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Are you looking to spice up your Tableau dashboards? Maybe you are bored of making the same old bar or line charts. Why not try creating a radial bar chart? Also known as a radial histogram or a circular barplot, this chart can be the centrepiece of a visualisation to grab the audience’s attention. In this blog, I will show how you can easily build one for yourself.

Today is the day the Tokyo 2020 Olympic Games would have commenced, if not for a certain global pandemic. For this reason, I will use the Summer Olympics Medalist Dataset to demonstrate building a radial bar chart in Tableau. You can find this dataset in the Sample Data section on Tableau Public Resources. I have selected to use the ‘TEAM EVENTS FIXED, ALL YRS TOTA’ sheet within the data source. This particular sheet contains the total medal tally of the participating nations of all Summer Olympic Games in modern history up until 2008, without duplicating for team events.

#### Steps to create a radial bar chart

Step 1: To begin, union the data onto itself.

Step 2: Then, create a calculated field called ‘Path’ which distinguishes between the original data and its unioned copy. You can do this with an IIF statement using the original table name.

Step 3: Go to a worksheet and convert the ‘Path’ calculated field to a Dimension.

Step 4: Create two parameters called ‘Inner’ and ‘Outer’. And then, edit their current values to 0.5 and 1 respectively.

Step 5: Create a calculated field called ‘Field’ and use the measure that you want to show in your radial bar chart.

Step 6: The radial bar chart requires the use of Tableau’s mathematical functions in multiple calculations. Input the following calculations into separate calculated fields.

Feel free to copy them directly from here. Follow my naming convention to ensure that each calculation will function as intended.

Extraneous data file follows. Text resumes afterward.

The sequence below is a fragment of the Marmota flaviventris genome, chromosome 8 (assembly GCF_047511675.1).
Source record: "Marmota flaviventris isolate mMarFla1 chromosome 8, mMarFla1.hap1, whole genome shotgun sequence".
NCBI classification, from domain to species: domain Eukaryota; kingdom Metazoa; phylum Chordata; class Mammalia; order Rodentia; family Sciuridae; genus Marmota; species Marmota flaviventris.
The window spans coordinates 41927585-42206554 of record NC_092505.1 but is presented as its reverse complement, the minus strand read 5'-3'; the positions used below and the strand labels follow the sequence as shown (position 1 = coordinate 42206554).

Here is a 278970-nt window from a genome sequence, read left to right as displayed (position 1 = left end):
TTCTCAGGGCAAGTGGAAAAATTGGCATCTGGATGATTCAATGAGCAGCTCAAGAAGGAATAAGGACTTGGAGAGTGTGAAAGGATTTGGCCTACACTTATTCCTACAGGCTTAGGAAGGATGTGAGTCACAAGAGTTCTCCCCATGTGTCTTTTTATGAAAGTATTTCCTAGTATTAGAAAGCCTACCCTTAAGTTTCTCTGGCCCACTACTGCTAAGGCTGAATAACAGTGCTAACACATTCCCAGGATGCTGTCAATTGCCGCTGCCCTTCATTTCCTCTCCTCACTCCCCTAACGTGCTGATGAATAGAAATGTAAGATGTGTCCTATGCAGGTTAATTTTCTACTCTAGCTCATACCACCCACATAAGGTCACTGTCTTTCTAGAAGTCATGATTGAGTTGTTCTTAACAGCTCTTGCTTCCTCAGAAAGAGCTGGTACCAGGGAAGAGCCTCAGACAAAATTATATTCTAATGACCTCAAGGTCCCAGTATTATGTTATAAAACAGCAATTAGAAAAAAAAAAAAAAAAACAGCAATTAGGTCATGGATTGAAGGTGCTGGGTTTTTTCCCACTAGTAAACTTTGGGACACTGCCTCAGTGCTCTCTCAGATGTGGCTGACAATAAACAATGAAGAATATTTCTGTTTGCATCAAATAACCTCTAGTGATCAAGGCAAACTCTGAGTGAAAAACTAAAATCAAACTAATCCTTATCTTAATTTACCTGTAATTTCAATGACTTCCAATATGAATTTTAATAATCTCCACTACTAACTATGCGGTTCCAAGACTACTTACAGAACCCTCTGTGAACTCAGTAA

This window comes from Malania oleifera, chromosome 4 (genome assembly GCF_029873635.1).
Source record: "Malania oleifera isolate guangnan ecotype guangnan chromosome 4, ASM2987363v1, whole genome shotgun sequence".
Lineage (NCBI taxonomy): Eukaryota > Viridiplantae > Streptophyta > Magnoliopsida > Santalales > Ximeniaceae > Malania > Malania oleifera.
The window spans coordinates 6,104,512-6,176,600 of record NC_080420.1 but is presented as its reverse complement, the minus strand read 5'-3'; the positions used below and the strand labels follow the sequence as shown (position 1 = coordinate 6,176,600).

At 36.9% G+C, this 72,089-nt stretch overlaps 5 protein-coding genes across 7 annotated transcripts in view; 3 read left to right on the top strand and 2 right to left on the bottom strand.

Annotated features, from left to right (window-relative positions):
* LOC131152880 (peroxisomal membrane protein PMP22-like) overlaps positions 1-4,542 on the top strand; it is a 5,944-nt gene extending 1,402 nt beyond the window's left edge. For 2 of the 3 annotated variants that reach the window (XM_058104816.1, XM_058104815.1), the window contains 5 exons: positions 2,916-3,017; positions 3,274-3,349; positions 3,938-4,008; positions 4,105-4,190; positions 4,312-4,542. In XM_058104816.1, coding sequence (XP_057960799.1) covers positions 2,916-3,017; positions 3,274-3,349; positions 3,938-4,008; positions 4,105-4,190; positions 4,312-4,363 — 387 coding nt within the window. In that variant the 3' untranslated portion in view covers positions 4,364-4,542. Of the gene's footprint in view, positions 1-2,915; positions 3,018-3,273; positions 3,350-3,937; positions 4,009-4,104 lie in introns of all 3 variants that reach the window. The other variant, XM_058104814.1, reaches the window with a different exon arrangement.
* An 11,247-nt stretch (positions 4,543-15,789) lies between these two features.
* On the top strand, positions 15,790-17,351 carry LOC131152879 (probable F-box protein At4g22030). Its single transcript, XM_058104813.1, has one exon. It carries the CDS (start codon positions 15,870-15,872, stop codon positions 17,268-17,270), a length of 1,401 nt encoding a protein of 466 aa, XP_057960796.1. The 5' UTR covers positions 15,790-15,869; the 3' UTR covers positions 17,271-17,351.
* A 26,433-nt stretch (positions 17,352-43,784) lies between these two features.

NAME: Angle
CALCULATION: (INDEX()-1) * (1/WINDOW_COUNT(COUNT([Field]))) * 2 * PI()

NAME: Length
CALCULATION: [Inner] + IIF(ATTR([Path]) = 0, 0, SUM([Field])/WINDOW_MAX(SUM([Field])) * ([Outer]-[Inner]))

NAME: X
CALCULATION: [Length] * SIN([Angle])

NAME: Y
CALCULATION: [Length] * COS([Angle])

Step 7: After you have all the calculations, change the mark type of your worksheet to Line.

Step 8: Drag the ‘Path’ calculation onto the Path option in the Marks card.

Step 9: Bring the ‘X’ calculation onto the Columns shelf and the ‘Y’ calculation onto the Rows shelf.

Step 10: Next, choose the dimension that you want each bar in your radial bar chart to represent and drag it onto Detail in the Marks card.

Step 11: Right click the ‘X’ calculation on the Columns shelf and select your dimension in the options within Compute Using. Repeat this step for the ‘Y’ calculation on the Rows shelf.

Step 12: In your chart view, right click the ‘X’ axis and select Edit Axis. Change the range to Fixed, starting at -1 and ending at 1. Do the same for the ‘Y’ axis.

Step 13: Clean up the chart by hiding the column and row headers, and removing Grid Lines and Zero Lines.

#### Done!

There you have it, the radial bar chart in Tableau. You may decide to customise the chart with labels and colours. You can also change the length of the bars in the chart by modifying the ‘Inner’ and ‘Outer’ parameter values as they represent the inner and outer radius size of your radial bar chart. My example is shown below.

The radial bar chart is most effective when you have a dimension with many unique values and a measure with a decent range of values. In a dashboard, it is recommended to link this chart with other charts using Dashboard Actions to create a functional and appealing visualisation.